Yesterday (since updated to early morning Monday), in what should be seen as a thoroughly embarrassing report -- but mostly won't be -- the Associated Press's Jay Lindsay in Boston, with help from Karen Matthews in New York, devoted almost 1,000 words to the involvement of various religious clerics in the ongoing Occupy Wall Street activities.
Before getting to their report, I'll bring readers up-to-date on the starkly irreligious, anti-religious, and, yes, downright sinful elements of Occupy Wall Street which Lindsay and Matthews chose to totally ignore in their report. The video involved comes from MinnesotaMajority.org, and follows the jump (Direct YouTube; HT Powerline; Warning - some strong language and disturbing images):
Now that we've got all the "inconvenient" stuff out of the way, let's look at some of what Mr. Lindsay and Ms. Matthews wrote (bolds are mine):
Religion claims its place in Occupy Wall Street
Downtown Dewey Square is crammed with tents and tarps of Occupy Boston protesters, but organizers made sure from the start of this weeks-old encampment that there was room for the holy.
... A day's schedule finds people balancing their chakras, a "compassion meditation" and a discussion of a biblical passage in Luke. Inside, a Buddha statue sits near a picture of Jesus, while a hand-lettered sign in the corner points toward Mecca.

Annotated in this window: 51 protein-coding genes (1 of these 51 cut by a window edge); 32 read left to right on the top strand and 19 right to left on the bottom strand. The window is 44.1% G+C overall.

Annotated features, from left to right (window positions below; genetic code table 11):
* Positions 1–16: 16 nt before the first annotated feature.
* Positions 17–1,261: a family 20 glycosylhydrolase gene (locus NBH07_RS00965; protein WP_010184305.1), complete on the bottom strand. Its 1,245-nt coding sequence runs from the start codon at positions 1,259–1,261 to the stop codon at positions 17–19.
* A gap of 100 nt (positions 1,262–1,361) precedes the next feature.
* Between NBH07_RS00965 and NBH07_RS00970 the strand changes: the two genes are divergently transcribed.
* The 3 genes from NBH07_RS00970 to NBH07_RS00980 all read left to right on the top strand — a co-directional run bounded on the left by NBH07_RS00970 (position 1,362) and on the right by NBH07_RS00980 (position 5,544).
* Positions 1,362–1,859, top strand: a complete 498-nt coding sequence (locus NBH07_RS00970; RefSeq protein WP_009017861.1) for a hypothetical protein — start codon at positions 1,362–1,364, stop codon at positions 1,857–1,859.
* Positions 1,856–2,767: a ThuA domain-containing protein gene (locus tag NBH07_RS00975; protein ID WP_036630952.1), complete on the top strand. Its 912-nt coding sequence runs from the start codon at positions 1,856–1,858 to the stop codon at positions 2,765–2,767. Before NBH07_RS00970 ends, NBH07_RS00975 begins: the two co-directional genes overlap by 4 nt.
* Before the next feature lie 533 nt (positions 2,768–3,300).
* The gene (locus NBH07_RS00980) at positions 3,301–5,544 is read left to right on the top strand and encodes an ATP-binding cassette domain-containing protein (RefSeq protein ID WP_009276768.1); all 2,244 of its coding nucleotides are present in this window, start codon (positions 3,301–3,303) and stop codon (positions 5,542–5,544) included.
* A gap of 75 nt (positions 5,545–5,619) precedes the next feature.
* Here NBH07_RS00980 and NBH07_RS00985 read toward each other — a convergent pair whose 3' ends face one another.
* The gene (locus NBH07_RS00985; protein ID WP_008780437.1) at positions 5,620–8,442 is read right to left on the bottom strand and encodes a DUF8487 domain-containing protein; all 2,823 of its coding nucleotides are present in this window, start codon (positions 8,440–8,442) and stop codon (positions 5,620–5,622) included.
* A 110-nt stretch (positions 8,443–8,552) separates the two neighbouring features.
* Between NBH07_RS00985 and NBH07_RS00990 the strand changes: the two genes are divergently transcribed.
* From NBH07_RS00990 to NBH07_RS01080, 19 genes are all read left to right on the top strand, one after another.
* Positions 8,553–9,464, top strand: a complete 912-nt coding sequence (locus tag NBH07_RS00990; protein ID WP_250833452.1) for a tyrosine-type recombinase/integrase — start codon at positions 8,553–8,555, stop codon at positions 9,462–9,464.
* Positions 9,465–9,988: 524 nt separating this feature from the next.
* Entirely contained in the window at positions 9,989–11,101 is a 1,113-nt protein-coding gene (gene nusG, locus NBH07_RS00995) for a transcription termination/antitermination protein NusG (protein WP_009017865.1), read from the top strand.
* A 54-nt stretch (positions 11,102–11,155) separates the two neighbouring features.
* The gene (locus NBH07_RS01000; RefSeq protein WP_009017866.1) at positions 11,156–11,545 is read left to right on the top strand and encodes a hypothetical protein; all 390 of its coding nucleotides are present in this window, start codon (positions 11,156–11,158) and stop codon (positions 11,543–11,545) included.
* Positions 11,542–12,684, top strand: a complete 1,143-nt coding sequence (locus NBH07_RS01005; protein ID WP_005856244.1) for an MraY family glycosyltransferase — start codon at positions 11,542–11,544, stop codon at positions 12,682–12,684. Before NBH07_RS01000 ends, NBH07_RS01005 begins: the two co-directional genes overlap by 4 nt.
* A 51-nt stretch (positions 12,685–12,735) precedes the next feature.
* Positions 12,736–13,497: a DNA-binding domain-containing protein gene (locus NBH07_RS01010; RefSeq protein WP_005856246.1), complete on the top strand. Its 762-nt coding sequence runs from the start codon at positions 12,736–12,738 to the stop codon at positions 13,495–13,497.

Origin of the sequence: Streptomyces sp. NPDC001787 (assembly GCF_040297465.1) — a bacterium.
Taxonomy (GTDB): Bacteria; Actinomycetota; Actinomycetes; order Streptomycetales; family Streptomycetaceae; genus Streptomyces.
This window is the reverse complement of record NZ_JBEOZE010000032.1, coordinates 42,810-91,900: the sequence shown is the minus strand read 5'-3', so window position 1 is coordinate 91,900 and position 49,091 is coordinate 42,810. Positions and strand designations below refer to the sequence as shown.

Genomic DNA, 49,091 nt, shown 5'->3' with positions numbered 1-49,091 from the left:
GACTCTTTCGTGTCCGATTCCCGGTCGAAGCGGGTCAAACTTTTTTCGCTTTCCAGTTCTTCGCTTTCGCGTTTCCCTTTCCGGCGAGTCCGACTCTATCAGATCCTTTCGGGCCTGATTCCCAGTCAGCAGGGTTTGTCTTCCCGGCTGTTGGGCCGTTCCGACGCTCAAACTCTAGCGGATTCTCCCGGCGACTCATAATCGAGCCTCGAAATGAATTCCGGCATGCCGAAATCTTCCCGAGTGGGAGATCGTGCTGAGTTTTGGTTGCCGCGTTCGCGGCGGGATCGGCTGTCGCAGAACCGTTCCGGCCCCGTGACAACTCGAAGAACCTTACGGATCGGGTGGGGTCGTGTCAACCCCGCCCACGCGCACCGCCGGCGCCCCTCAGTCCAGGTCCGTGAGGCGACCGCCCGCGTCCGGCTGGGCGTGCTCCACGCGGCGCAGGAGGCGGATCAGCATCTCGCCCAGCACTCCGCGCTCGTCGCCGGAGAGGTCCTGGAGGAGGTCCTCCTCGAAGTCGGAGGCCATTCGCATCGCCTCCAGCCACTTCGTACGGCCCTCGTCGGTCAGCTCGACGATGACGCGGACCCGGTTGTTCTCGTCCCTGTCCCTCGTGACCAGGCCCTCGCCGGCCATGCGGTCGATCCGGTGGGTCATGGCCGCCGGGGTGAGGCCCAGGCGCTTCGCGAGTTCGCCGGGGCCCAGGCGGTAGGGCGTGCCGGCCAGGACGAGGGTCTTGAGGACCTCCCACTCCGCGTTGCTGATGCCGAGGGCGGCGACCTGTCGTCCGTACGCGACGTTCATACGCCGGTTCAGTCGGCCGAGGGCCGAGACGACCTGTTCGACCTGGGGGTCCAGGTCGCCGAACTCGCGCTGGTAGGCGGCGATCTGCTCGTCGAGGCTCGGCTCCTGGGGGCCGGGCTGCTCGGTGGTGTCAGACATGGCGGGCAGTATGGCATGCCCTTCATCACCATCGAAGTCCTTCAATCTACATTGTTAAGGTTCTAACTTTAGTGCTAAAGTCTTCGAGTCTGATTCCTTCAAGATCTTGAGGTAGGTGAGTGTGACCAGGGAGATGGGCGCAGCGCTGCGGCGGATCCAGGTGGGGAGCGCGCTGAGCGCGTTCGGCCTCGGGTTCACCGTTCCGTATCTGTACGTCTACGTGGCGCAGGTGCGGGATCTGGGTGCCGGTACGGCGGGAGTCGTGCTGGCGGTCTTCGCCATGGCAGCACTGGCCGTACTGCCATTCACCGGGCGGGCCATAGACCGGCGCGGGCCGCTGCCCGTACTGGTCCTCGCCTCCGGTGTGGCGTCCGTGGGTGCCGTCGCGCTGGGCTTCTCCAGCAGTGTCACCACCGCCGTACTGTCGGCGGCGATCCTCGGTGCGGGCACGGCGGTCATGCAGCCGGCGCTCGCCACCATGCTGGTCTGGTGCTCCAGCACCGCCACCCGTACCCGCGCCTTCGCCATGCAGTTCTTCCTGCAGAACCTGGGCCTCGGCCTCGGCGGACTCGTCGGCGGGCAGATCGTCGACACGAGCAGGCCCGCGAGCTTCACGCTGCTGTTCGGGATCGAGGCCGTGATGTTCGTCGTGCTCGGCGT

The tent is one way protesters here and in other cities have taken pains to include a spiritual component in their occupations. Still, Occupy Wall Street is not a religious movement, and signs of spiritually aren't evident at all protest sites.
Clergy emphasize they are participants in the aggressively leaderless movement, not people trying to co-opt it. Plus, in a movement that purports to represent the "99 percent" in society, the prominent religious groups are overwhelmingly liberal.
Religion might not fit into the movement seamlessly, but activist Dan Sieradski, who's helped organize Jewish services and events at Occupy Wall Street, said it must fit somewhere.
... Clergy who support the protests say they are a natural fit with many faiths, because they share traditional concerns about economic injustice. They also point to history, including the civil rights movement and abolition.
"Every movement for social change that has really made a difference has included the power of God, the power of the spirit and the power of people of conscience," said the Rev. Stephanie Sellers, one of the Episcopalian "protest chaplains" praying with protesters at different sites.
... Religious elements haven't sprouted up as visibly in other Occupy Wall Street movements nationwide, said Elizabeth Drescher, a lecturer on Christian spirituality at Santa Clara University, who has visited the occupations in Santa Cruz and St. Louis.
... "If Moses or Jesus or Mohammed were alive in this day and time they'd be out there guiding and inspiring and teaching these young people," he ("Imam Al-Hajj Talib Abdur-Rashid, who helped organize Friday's Muslim prayer service in New York") said.
Several points among many which could be made:
Cross-posted at BizzyBlog.com.